Interpretation by Carol Inderieden
We have a secret camp spot east of the Gila mountains. It’s defined by craggy rocks, a babbling brook, pines that somehow find enough water within the rock to grow round at the base and tall at the top, tiny white and pink flowers, a waterfall, and too many overlooks to count.
When we drove the two miles in we expected to see an evening silhouette of mountains shaped like the beats of a heart monitor beneath an umbrella of stars.
We didn’t expect the litter.
Prismacolor chips lay all over the ground accompanied by discarded toilet paper, a fire pit full of crushed tin cans and melted plastic water bottles. Uneaten hash browns and gnawed pork chop bones lay exposed on a rock. We felt both insulted and violated by the detritus. I guess it’s not such a secret spot after all, but it’s nice to pretend that in some way, it’s ours. Always waiting. Always quiet. Always a sanctuary. Never a dump.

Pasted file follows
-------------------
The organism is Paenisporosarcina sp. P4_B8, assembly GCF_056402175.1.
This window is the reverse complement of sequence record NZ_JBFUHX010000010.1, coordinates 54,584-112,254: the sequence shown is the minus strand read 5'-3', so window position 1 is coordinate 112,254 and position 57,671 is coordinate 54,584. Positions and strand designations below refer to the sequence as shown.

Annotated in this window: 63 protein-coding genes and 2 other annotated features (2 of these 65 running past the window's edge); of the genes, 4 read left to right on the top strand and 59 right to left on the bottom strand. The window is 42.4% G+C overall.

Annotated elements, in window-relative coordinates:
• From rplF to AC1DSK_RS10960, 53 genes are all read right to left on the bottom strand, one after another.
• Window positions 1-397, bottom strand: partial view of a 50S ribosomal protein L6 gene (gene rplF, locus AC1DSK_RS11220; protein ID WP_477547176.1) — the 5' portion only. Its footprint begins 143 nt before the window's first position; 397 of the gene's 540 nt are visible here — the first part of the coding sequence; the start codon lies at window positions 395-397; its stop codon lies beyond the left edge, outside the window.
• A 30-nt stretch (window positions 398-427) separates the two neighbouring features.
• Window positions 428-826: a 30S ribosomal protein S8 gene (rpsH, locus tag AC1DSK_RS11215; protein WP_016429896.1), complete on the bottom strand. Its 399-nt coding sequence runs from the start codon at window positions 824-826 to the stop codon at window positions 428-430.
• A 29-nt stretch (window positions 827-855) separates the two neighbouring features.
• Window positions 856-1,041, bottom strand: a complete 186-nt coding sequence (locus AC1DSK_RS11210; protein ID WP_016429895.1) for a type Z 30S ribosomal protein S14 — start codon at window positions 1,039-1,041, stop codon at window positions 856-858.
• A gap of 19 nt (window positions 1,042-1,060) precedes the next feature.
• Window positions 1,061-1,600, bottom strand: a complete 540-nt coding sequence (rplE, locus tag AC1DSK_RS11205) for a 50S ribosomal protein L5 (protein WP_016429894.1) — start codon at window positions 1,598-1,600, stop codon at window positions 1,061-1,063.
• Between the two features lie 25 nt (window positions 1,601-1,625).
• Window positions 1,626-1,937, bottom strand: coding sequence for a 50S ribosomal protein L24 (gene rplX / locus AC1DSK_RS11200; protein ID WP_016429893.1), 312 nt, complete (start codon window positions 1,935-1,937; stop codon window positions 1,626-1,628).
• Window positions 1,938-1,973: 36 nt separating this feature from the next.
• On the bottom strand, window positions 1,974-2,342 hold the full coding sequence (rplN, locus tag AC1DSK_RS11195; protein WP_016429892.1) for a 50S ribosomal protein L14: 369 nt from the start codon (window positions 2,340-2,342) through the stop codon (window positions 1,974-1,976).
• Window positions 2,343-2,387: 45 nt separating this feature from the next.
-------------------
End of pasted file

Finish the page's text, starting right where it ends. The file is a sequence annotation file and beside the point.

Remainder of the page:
The prismacolor turned out to be dyed eggshells made presumably in celebration of Easter, a Christian holiday that honors the son of the Christian God who is, according to Christian text, the earth’s creator.
We don’t celebrate Easter, but we do celebrate creation and the daily miracles of sunrise, sunset, and earth’s spring rebirth. So we picked up the litter and in the process found a shiny new penny. There’s a children’s song that says something along the lines of… find a penny pick it up and all day long you’ll have good luck. We decided to leave the penny behind because we know now that our not-so-secret little camp spot needs all the luck it can get.